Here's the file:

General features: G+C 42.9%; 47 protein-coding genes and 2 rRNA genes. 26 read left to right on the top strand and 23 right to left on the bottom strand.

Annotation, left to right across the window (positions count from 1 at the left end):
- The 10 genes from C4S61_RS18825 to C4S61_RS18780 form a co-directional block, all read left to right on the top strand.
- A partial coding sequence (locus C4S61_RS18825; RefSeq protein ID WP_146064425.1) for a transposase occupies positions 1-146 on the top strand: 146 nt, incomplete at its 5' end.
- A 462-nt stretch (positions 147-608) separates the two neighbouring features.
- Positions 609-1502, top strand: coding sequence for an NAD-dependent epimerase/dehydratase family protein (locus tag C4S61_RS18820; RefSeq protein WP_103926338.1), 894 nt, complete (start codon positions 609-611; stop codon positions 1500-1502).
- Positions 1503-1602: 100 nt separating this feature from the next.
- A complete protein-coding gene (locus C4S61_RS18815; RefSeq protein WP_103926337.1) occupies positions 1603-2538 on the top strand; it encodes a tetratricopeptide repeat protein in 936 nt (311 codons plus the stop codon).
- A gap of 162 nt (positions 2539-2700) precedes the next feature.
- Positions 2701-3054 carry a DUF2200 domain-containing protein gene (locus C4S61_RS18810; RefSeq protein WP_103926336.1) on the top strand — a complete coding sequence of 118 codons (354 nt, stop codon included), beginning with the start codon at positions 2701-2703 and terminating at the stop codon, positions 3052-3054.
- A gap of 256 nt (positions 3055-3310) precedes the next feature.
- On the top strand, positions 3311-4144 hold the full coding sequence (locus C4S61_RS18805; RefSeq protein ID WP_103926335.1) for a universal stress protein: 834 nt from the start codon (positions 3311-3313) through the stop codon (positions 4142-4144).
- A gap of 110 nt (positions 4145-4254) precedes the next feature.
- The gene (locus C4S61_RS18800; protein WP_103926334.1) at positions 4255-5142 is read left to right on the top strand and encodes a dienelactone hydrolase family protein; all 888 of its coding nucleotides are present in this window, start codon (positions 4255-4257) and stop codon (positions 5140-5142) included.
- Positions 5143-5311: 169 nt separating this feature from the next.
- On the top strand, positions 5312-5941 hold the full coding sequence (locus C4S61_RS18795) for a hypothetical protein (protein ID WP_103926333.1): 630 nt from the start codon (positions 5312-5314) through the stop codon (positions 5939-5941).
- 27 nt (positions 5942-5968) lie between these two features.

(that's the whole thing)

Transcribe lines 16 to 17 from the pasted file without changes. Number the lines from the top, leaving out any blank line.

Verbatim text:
- On the top strand, positions 5312-5941 hold the full coding sequence (locus C4S61_RS18795) for a hypothetical protein (protein ID WP_103926333.1): 630 nt from the start codon (positions 5312-5314) through the stop codon (positions 5939-5941).
- 27 nt (positions 5942-5968) lie between these two features.